The reason to try to get an agent first is so that if you connect with the agent, they will have a clean slate as to where to send. Don't start submitting to both at the same time. There are several agents out there that go through the editing process with you before it's ready for submission, which will help boost the rate of acceptance. But not every agent does this.

    Once you do start submitting, make sure the agent is reputable first. As I've said before, a bad agent is worse than no agent at all. (Example, the agent holds you back by not submitting. And once you sign, unless you have an agreement, you can't send yourself during your duration of contract. Or the agent is submitting to less than favorable places, or the agent has poor communication. Or worse, the agent doesn't respond at all. Then you have to track that agent down for your submission list so you know where it's been. I've seen this on many writing boards all too often. This can all be erased if you didn't have an agent and were working solely on your own behalf. You would be in control then, and it's so much easier if that's the case. This is less likely to happen if you had a good, reputable agent on your side. So that's most important when querying for agents.)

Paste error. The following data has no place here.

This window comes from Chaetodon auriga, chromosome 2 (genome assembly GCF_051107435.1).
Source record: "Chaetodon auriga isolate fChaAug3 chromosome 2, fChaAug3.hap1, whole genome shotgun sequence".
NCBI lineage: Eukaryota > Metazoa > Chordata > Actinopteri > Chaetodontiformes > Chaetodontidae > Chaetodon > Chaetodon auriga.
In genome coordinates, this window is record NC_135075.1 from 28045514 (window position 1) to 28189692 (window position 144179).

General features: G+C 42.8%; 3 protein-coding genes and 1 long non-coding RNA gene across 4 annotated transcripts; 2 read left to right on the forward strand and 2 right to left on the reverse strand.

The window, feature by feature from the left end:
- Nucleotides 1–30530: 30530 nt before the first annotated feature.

Good luck to you once you get there!